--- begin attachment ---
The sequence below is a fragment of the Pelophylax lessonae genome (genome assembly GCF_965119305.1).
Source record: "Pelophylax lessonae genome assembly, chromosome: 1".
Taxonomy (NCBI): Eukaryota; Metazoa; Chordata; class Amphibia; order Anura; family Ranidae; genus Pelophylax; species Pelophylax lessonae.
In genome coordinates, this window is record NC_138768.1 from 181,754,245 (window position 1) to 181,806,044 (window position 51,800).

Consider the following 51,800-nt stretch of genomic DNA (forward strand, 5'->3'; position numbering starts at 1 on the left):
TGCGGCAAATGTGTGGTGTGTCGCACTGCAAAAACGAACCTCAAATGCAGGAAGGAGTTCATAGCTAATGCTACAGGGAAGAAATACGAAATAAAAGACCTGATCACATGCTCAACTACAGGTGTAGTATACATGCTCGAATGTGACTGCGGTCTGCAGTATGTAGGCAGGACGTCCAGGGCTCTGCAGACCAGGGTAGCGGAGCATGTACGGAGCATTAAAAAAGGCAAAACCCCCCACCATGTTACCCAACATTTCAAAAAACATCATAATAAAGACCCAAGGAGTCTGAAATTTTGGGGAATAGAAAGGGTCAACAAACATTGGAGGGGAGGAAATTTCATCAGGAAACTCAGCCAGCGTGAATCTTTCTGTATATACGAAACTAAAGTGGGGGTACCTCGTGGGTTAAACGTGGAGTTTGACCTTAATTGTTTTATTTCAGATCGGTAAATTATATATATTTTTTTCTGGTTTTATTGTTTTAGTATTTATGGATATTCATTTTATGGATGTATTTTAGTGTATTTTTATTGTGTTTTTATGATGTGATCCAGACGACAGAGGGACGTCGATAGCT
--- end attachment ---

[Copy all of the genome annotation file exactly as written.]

The sequence below is a fragment of the Pelophylax lessonae genome (genome assembly GCF_965119305.1).
Source record: "Pelophylax lessonae genome assembly, chromosome: 1".
Taxonomy (NCBI): Eukaryota; Metazoa; Chordata; class Amphibia; order Anura; family Ranidae; genus Pelophylax; species Pelophylax lessonae.
In genome coordinates, this window is record NC_138768.1 from 181,754,245 (window position 1) to 181,806,044 (window position 51,800).

Consider the following 51,800-nt stretch of genomic DNA (forward strand, 5'->3'; position numbering starts at 1 on the left):
TGCGGCAAATGTGTGGTGTGTCGCACTGCAAAAACGAACCTCAAATGCAGGAAGGAGTTCATAGCTAATGCTACAGGGAAGAAATACGAAATAAAAGACCTGATCACATGCTCAACTACAGGTGTAGTATACATGCTCGAATGTGACTGCGGTCTGCAGTATGTAGGCAGGACGTCCAGGGCTCTGCAGACCAGGGTAGCGGAGCATGTACGGAGCATTAAAAAAGGCAAAACCCCCCACCATGTTACCCAACATTTCAAAAAACATCATAATAAAGACCCAAGGAGTCTGAAATTTTGGGGAATAGAAAGGGTCAACAAACATTGGAGGGGAGGAAATTTCATCAGGAAACTCAGCCAGCGTGAATCTTTCTGTATATACGAAACTAAAGTGGGGGTACCTCGTGGGTTAAACGTGGAGTTTGACCTTAATTGTTTTATTTCAGATCGGTAAATTATATATATTTTTTTCTGGTTTTATTGTTTTAGTATTTATGGATATTCATTTTATGGATGTATTTTAGTGTATTTTTATTGTGTTTTTATGATGTGATCCAGACGACAGAGGGACGTCGATAGCT